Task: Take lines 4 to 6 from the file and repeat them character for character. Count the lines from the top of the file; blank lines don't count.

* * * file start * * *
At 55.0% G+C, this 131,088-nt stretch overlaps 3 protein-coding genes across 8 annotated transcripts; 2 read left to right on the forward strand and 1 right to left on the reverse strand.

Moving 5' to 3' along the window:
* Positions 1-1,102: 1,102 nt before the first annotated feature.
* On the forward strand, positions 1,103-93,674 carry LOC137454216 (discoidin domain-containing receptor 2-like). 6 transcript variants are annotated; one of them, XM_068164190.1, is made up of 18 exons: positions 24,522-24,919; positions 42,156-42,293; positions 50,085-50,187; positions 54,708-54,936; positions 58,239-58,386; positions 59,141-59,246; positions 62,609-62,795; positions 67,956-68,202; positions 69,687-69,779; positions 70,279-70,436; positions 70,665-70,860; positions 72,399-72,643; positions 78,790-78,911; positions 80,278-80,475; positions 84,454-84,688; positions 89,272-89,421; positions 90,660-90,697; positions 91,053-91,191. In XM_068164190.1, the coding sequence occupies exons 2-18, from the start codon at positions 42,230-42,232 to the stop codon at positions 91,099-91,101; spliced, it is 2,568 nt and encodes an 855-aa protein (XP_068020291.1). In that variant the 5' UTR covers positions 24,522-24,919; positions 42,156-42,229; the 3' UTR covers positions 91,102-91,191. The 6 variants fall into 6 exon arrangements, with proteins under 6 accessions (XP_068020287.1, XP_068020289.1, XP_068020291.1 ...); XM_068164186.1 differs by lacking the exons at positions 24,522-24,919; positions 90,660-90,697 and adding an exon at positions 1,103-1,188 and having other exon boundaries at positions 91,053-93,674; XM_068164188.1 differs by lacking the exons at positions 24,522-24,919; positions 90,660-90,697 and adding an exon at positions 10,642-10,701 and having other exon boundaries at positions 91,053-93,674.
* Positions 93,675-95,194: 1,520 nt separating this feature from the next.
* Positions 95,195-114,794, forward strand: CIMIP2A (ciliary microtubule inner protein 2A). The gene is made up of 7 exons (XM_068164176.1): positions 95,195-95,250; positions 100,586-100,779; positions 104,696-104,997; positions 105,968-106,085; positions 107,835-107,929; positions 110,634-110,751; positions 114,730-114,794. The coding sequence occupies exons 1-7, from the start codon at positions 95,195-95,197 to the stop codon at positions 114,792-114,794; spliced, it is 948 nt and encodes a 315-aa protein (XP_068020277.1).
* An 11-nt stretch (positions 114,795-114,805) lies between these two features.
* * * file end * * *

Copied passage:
* On the forward strand, positions 1,103-93,674 carry LOC137454216 (discoidin domain-containing receptor 2-like). 6 transcript variants are annotated; one of them, XM_068164190.1, is made up of 18 exons: positions 24,522-24,919; positions 42,156-42,293; positions 50,085-50,187; positions 54,708-54,936; positions 58,239-58,386; positions 59,141-59,246; positions 62,609-62,795; positions 67,956-68,202; positions 69,687-69,779; positions 70,279-70,436; positions 70,665-70,860; positions 72,399-72,643; positions 78,790-78,911; positions 80,278-80,475; positions 84,454-84,688; positions 89,272-89,421; positions 90,660-90,697; positions 91,053-91,191. In XM_068164190.1, the coding sequence occupies exons 2-18, from the start codon at positions 42,230-42,232 to the stop codon at positions 91,099-91,101; spliced, it is 2,568 nt and encodes an 855-aa protein (XP_068020291.1). In that variant the 5' UTR covers positions 24,522-24,919; positions 42,156-42,229; the 3' UTR covers positions 91,102-91,191. The 6 variants fall into 6 exon arrangements, with proteins under 6 accessions (XP_068020287.1, XP_068020289.1, XP_068020291.1 ...); XM_068164186.1 differs by lacking the exons at positions 24,522-24,919; positions 90,660-90,697 and adding an exon at positions 1,103-1,188 and having other exon boundaries at positions 91,053-93,674; XM_068164188.1 differs by lacking the exons at positions 24,522-24,919; positions 90,660-90,697 and adding an exon at positions 10,642-10,701 and having other exon boundaries at positions 91,053-93,674.
* Positions 93,675-95,194: 1,520 nt separating this feature from the next.
* Positions 95,195-114,794, forward strand: CIMIP2A (ciliary microtubule inner protein 2A). The gene is made up of 7 exons (XM_068164176.1): positions 95,195-95,250; positions 100,586-100,779; positions 104,696-104,997; positions 105,968-106,085; positions 107,835-107,929; positions 110,634-110,751; positions 114,730-114,794. The coding sequence occupies exons 1-7, from the start codon at positions 95,195-95,197 to the stop codon at positions 114,792-114,794; spliced, it is 948 nt and encodes a 315-aa protein (XP_068020277.1).